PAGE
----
Everything changed for me four and half years ago. Things weren’t going well at the day job; in fact, the entire department faced a layoff. Needless to say, none of us were very motivated. A co-worker emailed me towards the end of one work day and said “tell me a story”—randomly, out of the blue. Writing wasn’t something I ever talked about during these years. Regardless, I complied, typed up a few paragraphs and fired them back to her. She loved them and requested more. I kept writing and sending back the emails expanding on the storyline pulling from nothing but imagination. She told me that I needed to finish this. It turned out that’s all the encouragement I needed. This became the birthing point for my first full-length novel, “Life Sentence,” a romantic suspense.

What books or stories have you written?

To date, I have completed seven full-length novels. Most of these belong in the mystery, thriller and suspense genres, with the exception of my first book. I have published three novels—two police procedurals and one thriller—at the point of this interview.

My police procedurals, “Ties That Bind” and “Justified,” which surround major crimes detective Madison Knight have proven to be best-sellers for Amazon Kindle. For this I am extremely thankful to my readers.

I was also honored to find out my thriller, “Eleven,” was noted as a special recommendation read on the Miami Books Examiner’s “Top 12 Fiction Books of 2011” list.

What are some of the hardest things you’ve had to overcome as a writer, in order to be published?

Growing a thicker skin and not letting what one person’s opinion is to become the majority. It’s very important for an author to tune out the inherent internal critic. For authors attempting to get published the traditional way, most will find rejections are more abundant than requests for additional material. An author determined to get their work in the hands of their readers will not let anything deter them from doing so. Remember above when I mentioned I’d read my work to those who wouldn’t take the time to read it themselves? Above all else, an author needs to be persistent.

Is there any advice you have been given that you could give to a young up-and-coming writer?

Be true to yourself and your work. Make yourself write on the days you don’t even feel like it. Sometimes those moments, where you push yourself, can prove be the most productive.

Do you think writing has any benefits, and if so what would they be?

Most definitely. Writing is, if nothing else, therapeutic. It allows one to release the daily stress and cares from their thinking process because they become preoccupied with something else. Writing gives an author an outlet to deal with emotions they may be experiencing in real life. Writing has a way of making an author make sense of happenings around them. Let me explain.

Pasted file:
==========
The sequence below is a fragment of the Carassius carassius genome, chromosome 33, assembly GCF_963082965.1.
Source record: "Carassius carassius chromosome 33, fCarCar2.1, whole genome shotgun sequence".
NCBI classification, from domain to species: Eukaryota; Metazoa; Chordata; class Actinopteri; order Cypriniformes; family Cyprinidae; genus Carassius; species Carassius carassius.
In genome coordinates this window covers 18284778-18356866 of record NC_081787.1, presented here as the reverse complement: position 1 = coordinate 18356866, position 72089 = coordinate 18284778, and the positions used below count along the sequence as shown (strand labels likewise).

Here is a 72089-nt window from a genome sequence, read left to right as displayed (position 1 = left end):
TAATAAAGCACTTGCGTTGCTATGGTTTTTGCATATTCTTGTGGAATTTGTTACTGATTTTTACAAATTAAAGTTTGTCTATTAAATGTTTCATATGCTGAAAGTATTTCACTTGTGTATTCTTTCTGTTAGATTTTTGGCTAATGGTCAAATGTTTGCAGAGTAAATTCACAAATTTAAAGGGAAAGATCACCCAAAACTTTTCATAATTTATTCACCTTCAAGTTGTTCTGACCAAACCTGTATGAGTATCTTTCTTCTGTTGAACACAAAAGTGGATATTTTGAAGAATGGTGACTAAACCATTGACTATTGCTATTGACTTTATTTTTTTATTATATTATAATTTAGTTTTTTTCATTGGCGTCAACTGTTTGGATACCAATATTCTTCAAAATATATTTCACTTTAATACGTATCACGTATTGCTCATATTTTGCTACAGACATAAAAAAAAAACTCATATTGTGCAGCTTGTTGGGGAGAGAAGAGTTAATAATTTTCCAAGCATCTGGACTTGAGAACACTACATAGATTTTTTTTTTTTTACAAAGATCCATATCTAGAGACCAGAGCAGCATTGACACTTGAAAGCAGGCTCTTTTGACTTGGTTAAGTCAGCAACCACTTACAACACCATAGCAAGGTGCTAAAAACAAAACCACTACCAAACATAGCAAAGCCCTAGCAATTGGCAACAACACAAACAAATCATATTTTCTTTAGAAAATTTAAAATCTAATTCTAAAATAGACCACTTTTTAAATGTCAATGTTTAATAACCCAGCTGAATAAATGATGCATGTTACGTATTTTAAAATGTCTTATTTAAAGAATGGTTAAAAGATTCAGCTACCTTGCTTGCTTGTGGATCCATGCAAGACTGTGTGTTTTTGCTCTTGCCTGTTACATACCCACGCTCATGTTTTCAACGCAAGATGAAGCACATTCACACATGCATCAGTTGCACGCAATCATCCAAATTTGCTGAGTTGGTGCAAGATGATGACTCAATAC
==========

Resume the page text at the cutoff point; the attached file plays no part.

In life, people do things to us or others we may not understand, however, by analyzing the behavior—the motivators—we’re able to align perspective. In my opinion writing helps authors become empathic of others. As authors we have to see things from every standpoint, and this cannot help but transfer to real life.

Has writing made you a better person? Was there a point in your life where writing helped you deal with something, a death or a problem relationship perhaps?

This question is excellent and expands on what I touched on in my answer to the previous question. As noted, writing is therapeutic. If an author utilizes personal experiences and tragedies, this serves to enrich their work. The characters become relatable, and the situations become believable. 

As for the personal application of this question, I would say writing helps take me from stress I experience in my daily life. Unfortunately, my relationship is strained with the majority of my family at this point in time. It’s heartbreaking but there really doesn’t seem to be any resolution. Writing affords me the means of “escape” into a world of my creation.  When I finish a writing session, I am able to better deal with my real-life situation.

Keep up with Carolyn

The busy life of Carolyn Arnold

Currently she works full-time in Accounts Receivable for a mid-sized company in southwestern Ontario. She balances her “free time” by marketing her books, social networking, writing, editing, and reading and supporting her fellow authors. Carolyn also is the founder of Celebrating Authors, a site dedicated to bringing readers and authors together. She showcases authors through interviews, Amazon snapshots and a weekly feature called “The Independent Voice.” Needless to say this type of support takes up much of her time, but she believes in helping her fellow authors.

Also married nearly 16 years to her best friend, she enjoys relaxing with a glass of red wine and a good movie. Although not a mother to the human variety she is a “furry baby momma” to two beagles—Max and Chelsea.

Her goals moving forward are to continue bringing quality books to her readers. At least two more of her novels will be released in 2012.